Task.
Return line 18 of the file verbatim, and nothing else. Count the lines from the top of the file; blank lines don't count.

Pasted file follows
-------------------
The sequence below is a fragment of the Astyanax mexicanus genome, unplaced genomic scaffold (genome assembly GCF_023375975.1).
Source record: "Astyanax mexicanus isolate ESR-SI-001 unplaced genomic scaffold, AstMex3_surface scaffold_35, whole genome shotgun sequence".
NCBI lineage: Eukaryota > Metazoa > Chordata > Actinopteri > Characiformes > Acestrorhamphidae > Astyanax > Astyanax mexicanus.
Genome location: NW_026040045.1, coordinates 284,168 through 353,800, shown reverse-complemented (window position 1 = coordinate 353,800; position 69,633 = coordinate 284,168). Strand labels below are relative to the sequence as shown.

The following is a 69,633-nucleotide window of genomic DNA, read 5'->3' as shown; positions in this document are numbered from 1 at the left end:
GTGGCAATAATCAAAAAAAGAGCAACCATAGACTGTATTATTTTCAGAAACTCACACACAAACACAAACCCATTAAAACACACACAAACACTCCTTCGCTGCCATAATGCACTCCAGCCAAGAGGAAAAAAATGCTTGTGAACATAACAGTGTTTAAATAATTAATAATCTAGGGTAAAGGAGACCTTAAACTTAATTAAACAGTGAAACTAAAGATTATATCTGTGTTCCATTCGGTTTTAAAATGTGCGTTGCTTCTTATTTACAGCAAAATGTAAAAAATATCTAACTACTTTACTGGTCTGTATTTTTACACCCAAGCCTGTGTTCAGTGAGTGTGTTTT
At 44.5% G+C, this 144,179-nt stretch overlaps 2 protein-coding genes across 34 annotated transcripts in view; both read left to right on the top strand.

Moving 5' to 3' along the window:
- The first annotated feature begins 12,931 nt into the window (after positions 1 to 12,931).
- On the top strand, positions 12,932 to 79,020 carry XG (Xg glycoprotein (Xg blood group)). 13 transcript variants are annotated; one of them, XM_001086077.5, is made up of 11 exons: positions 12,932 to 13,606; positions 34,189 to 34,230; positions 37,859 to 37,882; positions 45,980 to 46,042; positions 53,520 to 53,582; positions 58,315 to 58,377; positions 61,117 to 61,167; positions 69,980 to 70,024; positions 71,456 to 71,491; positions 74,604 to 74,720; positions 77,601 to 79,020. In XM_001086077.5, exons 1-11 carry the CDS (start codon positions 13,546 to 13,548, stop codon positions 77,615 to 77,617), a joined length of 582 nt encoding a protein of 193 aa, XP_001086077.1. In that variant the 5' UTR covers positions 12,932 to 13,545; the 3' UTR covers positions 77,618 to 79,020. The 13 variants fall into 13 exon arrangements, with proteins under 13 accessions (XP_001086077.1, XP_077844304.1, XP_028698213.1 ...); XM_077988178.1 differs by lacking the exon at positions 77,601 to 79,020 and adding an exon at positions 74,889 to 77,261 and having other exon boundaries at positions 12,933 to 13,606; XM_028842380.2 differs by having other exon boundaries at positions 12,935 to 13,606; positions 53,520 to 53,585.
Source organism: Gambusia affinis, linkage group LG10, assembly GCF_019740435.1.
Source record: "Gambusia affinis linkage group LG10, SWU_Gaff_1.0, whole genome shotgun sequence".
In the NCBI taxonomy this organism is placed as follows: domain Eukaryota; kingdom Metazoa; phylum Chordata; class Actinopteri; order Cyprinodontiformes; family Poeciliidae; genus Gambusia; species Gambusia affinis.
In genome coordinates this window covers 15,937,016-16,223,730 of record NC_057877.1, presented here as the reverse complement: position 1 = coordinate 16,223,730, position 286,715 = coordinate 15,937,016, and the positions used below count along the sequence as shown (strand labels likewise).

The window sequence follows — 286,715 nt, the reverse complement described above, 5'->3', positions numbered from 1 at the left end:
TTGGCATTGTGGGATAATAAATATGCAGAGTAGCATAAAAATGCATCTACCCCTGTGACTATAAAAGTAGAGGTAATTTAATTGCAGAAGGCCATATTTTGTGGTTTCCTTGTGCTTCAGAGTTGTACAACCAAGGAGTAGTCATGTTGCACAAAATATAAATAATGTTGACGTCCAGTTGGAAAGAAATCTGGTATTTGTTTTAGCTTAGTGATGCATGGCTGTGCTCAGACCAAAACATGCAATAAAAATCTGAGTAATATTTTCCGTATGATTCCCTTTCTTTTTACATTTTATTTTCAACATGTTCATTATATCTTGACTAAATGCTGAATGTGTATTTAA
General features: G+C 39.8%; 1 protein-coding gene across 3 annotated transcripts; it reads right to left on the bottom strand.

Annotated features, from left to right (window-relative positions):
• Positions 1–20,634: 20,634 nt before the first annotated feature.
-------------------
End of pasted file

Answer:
Annotated features, from left to right (window-relative positions):